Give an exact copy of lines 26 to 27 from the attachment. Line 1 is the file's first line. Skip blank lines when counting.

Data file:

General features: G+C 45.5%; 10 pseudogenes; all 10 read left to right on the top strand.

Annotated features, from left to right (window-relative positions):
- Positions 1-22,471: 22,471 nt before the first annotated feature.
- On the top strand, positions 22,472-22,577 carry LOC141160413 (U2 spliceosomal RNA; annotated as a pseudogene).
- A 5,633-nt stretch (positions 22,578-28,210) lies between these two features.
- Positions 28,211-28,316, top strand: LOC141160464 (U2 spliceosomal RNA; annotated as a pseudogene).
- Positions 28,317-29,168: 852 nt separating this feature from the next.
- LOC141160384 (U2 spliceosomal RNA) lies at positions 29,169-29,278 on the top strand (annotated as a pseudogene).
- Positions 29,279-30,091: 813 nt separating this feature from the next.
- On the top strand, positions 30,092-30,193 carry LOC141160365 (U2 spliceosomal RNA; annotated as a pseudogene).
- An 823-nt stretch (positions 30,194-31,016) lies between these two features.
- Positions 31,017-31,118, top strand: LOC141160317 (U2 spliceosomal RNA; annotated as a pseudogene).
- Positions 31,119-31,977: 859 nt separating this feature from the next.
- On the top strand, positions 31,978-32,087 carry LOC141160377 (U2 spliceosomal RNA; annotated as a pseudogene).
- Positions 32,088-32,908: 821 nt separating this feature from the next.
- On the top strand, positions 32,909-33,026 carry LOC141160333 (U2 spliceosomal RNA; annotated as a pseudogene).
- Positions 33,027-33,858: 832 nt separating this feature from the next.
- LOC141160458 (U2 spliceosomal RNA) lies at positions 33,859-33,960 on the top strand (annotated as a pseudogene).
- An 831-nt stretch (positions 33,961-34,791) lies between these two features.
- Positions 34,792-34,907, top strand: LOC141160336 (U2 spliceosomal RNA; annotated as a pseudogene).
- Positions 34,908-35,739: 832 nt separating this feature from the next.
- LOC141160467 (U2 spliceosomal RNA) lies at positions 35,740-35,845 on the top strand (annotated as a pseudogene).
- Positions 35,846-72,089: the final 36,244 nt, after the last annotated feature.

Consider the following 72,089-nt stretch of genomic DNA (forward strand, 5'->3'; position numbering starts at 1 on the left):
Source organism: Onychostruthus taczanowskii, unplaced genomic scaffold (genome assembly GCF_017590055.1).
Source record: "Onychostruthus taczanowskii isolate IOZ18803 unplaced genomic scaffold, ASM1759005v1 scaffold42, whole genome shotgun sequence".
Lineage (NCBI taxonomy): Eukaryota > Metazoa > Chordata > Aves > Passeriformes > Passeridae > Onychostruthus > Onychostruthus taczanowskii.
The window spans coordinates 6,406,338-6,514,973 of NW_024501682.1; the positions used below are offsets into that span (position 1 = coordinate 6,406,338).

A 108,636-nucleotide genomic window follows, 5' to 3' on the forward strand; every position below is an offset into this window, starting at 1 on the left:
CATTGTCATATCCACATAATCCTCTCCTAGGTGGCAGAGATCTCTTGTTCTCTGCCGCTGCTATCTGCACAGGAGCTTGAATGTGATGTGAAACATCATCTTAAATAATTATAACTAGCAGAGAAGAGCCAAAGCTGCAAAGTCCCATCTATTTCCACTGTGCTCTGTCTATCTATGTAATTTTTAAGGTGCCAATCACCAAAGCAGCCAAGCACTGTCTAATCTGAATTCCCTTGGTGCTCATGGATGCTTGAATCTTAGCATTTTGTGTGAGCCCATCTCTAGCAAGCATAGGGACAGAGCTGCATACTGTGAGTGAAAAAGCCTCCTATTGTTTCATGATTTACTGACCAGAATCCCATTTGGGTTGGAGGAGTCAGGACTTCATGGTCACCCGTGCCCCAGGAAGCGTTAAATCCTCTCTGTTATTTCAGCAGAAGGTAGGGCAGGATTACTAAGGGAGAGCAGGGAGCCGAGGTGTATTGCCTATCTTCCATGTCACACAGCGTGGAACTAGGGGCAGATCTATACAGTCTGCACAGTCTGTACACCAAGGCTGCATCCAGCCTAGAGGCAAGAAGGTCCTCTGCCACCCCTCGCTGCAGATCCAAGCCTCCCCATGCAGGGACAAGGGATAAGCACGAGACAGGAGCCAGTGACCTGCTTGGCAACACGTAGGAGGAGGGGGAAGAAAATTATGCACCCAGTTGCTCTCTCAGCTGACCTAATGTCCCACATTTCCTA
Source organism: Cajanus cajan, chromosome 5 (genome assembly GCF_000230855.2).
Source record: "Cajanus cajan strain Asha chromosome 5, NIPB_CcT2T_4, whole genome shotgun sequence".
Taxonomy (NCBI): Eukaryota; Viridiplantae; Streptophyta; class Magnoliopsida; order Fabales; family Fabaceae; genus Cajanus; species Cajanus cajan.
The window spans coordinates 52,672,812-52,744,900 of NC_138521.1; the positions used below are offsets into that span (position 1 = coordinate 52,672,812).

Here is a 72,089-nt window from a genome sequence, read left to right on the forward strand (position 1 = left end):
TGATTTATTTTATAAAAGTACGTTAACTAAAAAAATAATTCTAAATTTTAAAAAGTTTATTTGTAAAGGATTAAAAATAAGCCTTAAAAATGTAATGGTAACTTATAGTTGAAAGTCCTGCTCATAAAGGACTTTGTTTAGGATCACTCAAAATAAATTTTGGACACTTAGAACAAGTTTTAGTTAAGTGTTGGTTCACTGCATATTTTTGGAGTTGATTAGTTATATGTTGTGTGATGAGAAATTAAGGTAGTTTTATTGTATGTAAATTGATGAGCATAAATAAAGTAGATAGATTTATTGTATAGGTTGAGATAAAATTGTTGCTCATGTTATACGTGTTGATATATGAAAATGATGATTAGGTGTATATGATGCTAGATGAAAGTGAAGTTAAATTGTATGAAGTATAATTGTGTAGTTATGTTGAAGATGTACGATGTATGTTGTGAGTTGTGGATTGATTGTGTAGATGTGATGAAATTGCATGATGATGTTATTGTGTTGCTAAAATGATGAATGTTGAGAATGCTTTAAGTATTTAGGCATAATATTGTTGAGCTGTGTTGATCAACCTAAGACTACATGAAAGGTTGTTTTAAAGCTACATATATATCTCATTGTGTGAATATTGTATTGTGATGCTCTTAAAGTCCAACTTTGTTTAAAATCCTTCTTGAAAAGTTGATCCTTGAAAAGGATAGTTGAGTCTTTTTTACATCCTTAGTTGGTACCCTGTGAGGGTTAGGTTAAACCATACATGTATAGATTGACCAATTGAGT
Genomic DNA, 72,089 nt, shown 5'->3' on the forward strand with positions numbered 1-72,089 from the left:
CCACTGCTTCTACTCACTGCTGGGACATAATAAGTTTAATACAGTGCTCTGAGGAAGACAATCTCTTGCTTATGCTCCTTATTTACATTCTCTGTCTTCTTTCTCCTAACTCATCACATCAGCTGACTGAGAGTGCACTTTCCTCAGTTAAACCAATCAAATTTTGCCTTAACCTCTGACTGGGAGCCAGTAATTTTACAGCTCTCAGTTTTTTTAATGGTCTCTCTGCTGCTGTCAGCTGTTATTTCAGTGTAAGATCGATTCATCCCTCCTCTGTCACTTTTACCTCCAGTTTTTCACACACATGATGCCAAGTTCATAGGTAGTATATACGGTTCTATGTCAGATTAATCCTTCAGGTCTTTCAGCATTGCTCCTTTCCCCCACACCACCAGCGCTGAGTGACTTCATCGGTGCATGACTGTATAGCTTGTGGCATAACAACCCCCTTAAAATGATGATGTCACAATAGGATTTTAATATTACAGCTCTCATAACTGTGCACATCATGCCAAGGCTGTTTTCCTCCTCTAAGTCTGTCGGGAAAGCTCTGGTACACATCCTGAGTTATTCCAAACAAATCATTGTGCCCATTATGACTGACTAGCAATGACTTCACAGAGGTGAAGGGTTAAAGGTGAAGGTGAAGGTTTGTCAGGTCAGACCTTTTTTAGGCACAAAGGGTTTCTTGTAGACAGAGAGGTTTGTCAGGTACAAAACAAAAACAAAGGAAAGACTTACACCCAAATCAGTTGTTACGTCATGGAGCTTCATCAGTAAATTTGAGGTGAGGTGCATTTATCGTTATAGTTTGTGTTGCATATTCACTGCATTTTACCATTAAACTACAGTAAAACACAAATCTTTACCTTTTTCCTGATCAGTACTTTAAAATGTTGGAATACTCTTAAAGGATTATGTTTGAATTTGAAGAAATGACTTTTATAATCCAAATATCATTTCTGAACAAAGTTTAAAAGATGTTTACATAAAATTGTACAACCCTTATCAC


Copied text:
Source record: "Onychostruthus taczanowskii isolate IOZ18803 unplaced genomic scaffold, ASM1759005v1 scaffold42, whole genome shotgun sequence".
Lineage (NCBI taxonomy): Eukaryota > Metazoa > Chordata > Aves > Passeriformes > Passeridae > Onychostruthus > Onychostruthus taczanowskii.